We landed in Bangkok around 5 AM and split a taxi with Cort and Abe and Josh who we met on the plane to get to our respective stays. I was getting crabby in the wet, humid Bangkok heat but as soon as we got into our AirBnB and I showered 16 hours of plane stank off myself
(what is it about planes that makes you so gross?)
I found a new lease on life so we set out to to reacquaint ourselves with that big, bustling, sweltering city.
We haven't been back to Thailand since 2019 and it's soooooo good to be back.
Even though we pulled it together to met up with the boys and had dinner with Josh we were wiped from two days of travel
(we left Friday AM and arrived in Bangkok Sunday morning)
and crashed at like 9 PM like old people.
Over the next few days we got Thai massages, pedicures, ate super cheap (like $2 each) food from roadside stalls, met up with some folks from Winnipeg (!!) and clocked about 30,000 steps every day wandering around.
Wednesday we caught the night train up to Chiang Mai, and waking up to the sunrise over the Thai countryside was every bit as beautiful as I remembered.
Chiang Mai has been my favourite place we've been in Thailand to date. We spent a week there last time and it didn't feel like enough and this time we were only there for two nights because it's the stop-over on the way to Pai and it definitely wasn't enough.
But in two nights and one whole day we managed to squeeze in:
dinner at the Cowboy Hat Lady's stall (of Parts Unknown/Anthony Bourdain fame)
shopping and drinks and wandering around the night market
ringside seats at a Muay Thai tournament
sitting VIP at a drag cabaret show
(where John got pulled up onstage and made his debut as a drag queen)
visiting at least a dozen wats (temples)
and clocking lots of steps
so, so many steps.
This morning we got up early and took a bus to Pai which can only be accessed by infamously windy roads where apparently people regularly barf on the bus from motion sickness.
When I first heard about it I was like "nah"
but after almost 3.5 hours of
twisty, windy, sharp turns
and a body full of malaria meds
(which we started taking yesterday in prep for our time in Pai, and which gave us both some tummy times)
yr girl wasn't feeling so hot.
To be clear: I did not barf on the bus to Pai.
But I definitely had to spend some time focusing on the mountains out the window, taking deep breaths and humming a lil bit to distract myself from the mounting feeling in my throat.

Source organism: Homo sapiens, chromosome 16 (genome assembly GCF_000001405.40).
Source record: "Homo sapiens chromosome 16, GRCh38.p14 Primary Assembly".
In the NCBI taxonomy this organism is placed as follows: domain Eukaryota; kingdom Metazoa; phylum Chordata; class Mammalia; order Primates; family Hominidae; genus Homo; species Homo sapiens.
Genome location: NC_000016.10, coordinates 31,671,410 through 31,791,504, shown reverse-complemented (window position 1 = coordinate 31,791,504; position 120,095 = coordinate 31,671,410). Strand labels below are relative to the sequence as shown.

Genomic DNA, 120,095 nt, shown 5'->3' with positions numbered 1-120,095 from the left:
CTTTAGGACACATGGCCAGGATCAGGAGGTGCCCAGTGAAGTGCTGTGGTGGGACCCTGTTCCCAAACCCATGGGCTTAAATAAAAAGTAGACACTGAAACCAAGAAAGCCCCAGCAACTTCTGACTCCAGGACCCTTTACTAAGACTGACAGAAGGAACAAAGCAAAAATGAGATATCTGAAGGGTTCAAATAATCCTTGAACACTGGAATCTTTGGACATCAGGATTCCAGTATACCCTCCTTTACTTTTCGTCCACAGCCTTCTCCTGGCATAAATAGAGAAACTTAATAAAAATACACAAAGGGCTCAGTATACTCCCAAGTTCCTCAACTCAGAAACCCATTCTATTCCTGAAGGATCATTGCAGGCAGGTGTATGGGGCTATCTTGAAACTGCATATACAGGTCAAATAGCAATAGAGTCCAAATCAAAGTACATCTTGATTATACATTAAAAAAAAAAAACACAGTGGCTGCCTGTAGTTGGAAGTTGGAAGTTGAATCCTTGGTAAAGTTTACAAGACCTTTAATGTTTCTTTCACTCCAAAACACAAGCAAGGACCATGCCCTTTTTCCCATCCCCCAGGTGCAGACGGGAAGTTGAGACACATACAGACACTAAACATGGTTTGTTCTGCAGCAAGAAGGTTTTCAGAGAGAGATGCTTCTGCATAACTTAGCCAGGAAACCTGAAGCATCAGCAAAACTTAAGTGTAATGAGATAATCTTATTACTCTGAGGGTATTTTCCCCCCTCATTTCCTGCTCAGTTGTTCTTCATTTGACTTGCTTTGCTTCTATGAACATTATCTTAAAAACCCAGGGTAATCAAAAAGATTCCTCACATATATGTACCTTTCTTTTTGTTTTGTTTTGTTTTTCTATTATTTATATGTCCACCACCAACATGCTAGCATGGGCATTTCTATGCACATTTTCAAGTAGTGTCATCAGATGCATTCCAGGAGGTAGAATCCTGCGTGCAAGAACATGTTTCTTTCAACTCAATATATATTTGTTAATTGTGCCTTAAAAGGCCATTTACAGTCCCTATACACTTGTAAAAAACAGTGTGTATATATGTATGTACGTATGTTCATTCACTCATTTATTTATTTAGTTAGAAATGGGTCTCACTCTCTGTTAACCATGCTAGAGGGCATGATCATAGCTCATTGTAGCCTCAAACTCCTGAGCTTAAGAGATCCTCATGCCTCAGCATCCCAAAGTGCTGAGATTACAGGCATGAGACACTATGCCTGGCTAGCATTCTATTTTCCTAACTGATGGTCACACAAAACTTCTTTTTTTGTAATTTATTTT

Anyway I was pretty happy to be off the bus.
Since getting here we've walked around
(are you sensing a theme here?)
ate papaya salad and pork, rice, and Thai basil for lunch
dropped our laundry at a laundromat
had a beer and people-watched
talked about new tattoo ideas
and now here I am, drinking a Chiang beer (my fav local bevvy) and writing this to you.
It's wild and exciting to think we have several more weeks of this
to soak up this country and a few others we're planning to hit
(Cambodia, Vietnam, and Japan, specifically).
I've missed travelling and exploring new places, seeing new things
eating all the foodz
and being moved
and humbled by the kindness of the people we meet everywhere we go
especially the lady at the front desk who helped me open this beer, since I was a dummy and forgot to buy a bottle opener.
I took the beer down to the lobby, motioned to her so she knew what I needed, and she laughed
took the bottle from me
and slammed it against the railing, knocking off the cap
(something I would never, ever do somewhere where we were staying)
and said in broken English "you knock off! Is easy! You do upstairs too!"
(something I would have never imagined she'd suggest)
so I bowed and said "krap khun kha" (thank you in Thai), feeling silly, and went back upstairs.
As I walked back to our room I heard her laughing with her friend
and the way she talked I knew they were laughing about me
and my dumb question
and I loved it.
I missed being a dumb tourist.
Without you I'd be a stranger
I follow an Instagram account called We're Not Really Strangers
(which TIL is based on a card game of the same name)
and the other day they shared an IG Carousel with a series of reflective questions about 2022 that got me thinking about the year that's passed.
A lot happened. It was the most difficult year I've ever had.
There was a lot of bad, but also a lot of good.
Some years just really do be like that, I guess.
My first thought was to use these prompts in my art journal
(which I will)
but as I get older I'm more and more appreciative of this blog
and the memories
ups and downs
and little snippets into my life that I've shared here over the years.
So in the spirit of that feeling, here's to 2022:
Who are you glad you met this year?
Unlike most years, 2022 wasn't a big year for meeting new people.
Coming out of the pandemic I barely went to any networking events
and I didn't really develop relationships with brand new friends
but I deepened my relationships with people I admire and respect
like Florence, Christopher, and David
who are all people who push me to think outside my comfort zone
who ask smart, thoughtful questions
and help me expand the boundaries of my life
(and social circle)
in unique and interesting ways.
Who helped you a lot?
John, Jasmin, Luke, Tineke, Christopher, and Alex-lee were my rocks this year.
I lost a lot of people in 2022.
There's a photo in my dining room from our wedding
our arms around each other, smiling
and some days I can barely look at it
because several of those people aren't in my life anymore
and I lost them all within the same month.
The period between the end of January and start March 2022 was the lowest I've been in a long, long time.